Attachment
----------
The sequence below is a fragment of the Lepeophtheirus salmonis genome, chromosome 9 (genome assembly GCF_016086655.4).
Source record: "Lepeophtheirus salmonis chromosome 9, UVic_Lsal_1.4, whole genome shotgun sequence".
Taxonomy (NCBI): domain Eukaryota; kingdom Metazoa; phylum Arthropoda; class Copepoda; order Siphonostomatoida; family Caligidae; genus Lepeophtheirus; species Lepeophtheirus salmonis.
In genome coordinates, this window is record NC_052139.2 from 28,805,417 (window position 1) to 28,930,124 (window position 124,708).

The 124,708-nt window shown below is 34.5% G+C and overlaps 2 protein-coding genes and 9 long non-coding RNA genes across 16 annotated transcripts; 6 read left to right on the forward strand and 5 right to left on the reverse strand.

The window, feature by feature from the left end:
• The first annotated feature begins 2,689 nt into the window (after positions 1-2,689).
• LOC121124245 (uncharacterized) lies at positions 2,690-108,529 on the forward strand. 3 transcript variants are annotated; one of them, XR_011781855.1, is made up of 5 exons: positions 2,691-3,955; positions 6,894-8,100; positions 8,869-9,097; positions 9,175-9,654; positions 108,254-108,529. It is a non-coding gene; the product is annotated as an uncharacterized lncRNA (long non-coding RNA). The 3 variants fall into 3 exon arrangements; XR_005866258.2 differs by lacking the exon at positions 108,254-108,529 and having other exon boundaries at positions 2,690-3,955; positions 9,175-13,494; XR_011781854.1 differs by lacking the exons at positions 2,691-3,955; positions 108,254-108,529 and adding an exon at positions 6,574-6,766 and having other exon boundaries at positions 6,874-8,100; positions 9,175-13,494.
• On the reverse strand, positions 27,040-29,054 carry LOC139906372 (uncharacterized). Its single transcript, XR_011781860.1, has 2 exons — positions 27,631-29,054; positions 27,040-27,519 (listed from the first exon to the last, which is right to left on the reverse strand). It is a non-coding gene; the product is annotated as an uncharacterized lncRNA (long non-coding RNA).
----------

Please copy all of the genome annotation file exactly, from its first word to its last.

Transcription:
The sequence below is a fragment of the Lepeophtheirus salmonis genome, chromosome 9 (genome assembly GCF_016086655.4).
Source record: "Lepeophtheirus salmonis chromosome 9, UVic_Lsal_1.4, whole genome shotgun sequence".
Taxonomy (NCBI): domain Eukaryota; kingdom Metazoa; phylum Arthropoda; class Copepoda; order Siphonostomatoida; family Caligidae; genus Lepeophtheirus; species Lepeophtheirus salmonis.
In genome coordinates, this window is record NC_052139.2 from 28,805,417 (window position 1) to 28,930,124 (window position 124,708).

The 124,708-nt window shown below is 34.5% G+C and overlaps 2 protein-coding genes and 9 long non-coding RNA genes across 16 annotated transcripts; 6 read left to right on the forward strand and 5 right to left on the reverse strand.

The window, feature by feature from the left end:
• The first annotated feature begins 2,689 nt into the window (after positions 1-2,689).
• LOC121124245 (uncharacterized) lies at positions 2,690-108,529 on the forward strand. 3 transcript variants are annotated; one of them, XR_011781855.1, is made up of 5 exons: positions 2,691-3,955; positions 6,894-8,100; positions 8,869-9,097; positions 9,175-9,654; positions 108,254-108,529. It is a non-coding gene; the product is annotated as an uncharacterized lncRNA (long non-coding RNA). The 3 variants fall into 3 exon arrangements; XR_005866258.2 differs by lacking the exon at positions 108,254-108,529 and having other exon boundaries at positions 2,690-3,955; positions 9,175-13,494; XR_011781854.1 differs by lacking the exons at positions 2,691-3,955; positions 108,254-108,529 and adding an exon at positions 6,574-6,766 and having other exon boundaries at positions 6,874-8,100; positions 9,175-13,494.
• On the reverse strand, positions 27,040-29,054 carry LOC139906372 (uncharacterized). Its single transcript, XR_011781860.1, has 2 exons — positions 27,631-29,054; positions 27,040-27,519 (listed from the first exon to the last, which is right to left on the reverse strand). It is a non-coding gene; the product is annotated as an uncharacterized lncRNA (long non-coding RNA).